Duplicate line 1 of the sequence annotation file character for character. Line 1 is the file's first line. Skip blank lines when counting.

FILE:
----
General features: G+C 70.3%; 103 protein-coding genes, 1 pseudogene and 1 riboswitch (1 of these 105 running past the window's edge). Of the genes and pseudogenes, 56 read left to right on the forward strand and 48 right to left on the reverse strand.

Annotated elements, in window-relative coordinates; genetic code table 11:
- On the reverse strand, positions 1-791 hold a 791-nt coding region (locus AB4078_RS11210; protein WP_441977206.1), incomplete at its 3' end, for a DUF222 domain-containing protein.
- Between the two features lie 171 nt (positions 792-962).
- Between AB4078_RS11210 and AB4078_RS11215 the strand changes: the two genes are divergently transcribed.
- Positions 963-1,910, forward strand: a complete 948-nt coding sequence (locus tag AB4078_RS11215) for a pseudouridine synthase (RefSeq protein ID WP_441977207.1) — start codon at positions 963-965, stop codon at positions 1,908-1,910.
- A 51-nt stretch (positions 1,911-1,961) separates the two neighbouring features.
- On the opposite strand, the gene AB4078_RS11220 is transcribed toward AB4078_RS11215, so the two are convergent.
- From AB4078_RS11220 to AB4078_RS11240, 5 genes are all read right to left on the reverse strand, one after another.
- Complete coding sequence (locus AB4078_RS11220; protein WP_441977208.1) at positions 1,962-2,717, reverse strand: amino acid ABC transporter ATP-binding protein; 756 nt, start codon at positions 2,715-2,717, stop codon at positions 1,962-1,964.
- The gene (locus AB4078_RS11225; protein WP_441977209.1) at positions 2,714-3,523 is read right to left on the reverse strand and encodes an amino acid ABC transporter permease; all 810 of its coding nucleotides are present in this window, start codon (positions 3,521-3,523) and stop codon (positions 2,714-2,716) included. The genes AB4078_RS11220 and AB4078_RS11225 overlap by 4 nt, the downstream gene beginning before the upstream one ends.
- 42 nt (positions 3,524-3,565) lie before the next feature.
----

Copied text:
General features: G+C 70.3%; 103 protein-coding genes, 1 pseudogene and 1 riboswitch (1 of these 105 running past the window's edge). Of the genes and pseudogenes, 56 read left to right on the forward strand and 48 right to left on the reverse strand.